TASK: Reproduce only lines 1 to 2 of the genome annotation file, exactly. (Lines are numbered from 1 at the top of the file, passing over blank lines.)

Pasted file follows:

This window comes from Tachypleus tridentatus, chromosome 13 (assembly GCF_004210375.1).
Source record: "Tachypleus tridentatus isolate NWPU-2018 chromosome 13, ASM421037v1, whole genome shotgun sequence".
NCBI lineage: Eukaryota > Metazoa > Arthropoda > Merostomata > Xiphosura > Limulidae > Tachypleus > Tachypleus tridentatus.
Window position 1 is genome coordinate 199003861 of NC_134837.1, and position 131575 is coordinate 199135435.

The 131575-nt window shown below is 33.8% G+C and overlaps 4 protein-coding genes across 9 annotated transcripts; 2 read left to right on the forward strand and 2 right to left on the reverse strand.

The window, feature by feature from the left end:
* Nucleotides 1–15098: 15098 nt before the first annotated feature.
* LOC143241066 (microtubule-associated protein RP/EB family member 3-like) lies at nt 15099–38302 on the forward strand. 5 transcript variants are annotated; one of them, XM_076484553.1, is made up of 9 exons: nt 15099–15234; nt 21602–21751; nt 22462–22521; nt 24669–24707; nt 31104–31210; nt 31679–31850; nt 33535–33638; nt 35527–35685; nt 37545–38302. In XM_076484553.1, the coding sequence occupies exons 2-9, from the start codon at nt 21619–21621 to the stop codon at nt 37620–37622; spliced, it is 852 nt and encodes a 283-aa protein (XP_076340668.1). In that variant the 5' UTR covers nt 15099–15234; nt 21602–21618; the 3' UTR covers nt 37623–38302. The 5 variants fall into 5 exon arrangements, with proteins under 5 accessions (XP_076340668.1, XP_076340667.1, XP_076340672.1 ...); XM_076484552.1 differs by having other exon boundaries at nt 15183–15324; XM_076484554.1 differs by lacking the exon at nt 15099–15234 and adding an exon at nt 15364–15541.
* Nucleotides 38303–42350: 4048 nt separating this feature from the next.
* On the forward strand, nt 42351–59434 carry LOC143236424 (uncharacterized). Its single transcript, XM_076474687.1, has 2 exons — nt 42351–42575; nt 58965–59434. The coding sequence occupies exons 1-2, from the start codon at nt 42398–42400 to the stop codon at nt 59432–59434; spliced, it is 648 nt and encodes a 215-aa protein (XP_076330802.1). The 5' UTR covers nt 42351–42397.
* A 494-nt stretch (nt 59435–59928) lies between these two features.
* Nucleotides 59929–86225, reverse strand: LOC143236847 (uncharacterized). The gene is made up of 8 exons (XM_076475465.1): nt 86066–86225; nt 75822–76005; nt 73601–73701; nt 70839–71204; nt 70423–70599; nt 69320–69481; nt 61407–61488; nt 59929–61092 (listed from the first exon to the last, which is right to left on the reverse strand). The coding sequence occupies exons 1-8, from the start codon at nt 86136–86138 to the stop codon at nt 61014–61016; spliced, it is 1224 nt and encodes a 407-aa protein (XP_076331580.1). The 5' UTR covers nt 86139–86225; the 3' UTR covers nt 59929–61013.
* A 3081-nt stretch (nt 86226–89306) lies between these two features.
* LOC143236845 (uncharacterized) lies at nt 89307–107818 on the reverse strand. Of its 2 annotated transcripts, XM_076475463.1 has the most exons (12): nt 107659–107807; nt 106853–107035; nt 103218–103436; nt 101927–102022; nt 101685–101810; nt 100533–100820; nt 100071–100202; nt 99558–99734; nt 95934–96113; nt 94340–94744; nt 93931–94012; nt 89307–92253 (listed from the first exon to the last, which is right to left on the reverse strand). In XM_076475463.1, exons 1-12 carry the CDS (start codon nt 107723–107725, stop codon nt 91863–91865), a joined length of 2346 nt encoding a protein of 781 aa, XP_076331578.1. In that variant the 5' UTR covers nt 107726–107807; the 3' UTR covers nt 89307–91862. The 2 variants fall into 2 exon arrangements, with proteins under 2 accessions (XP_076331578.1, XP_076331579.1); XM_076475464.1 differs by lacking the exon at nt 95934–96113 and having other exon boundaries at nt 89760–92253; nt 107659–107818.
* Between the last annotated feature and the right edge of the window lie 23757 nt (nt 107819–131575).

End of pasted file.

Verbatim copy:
This window comes from Tachypleus tridentatus, chromosome 13 (assembly GCF_004210375.1).
Source record: "Tachypleus tridentatus isolate NWPU-2018 chromosome 13, ASM421037v1, whole genome shotgun sequence".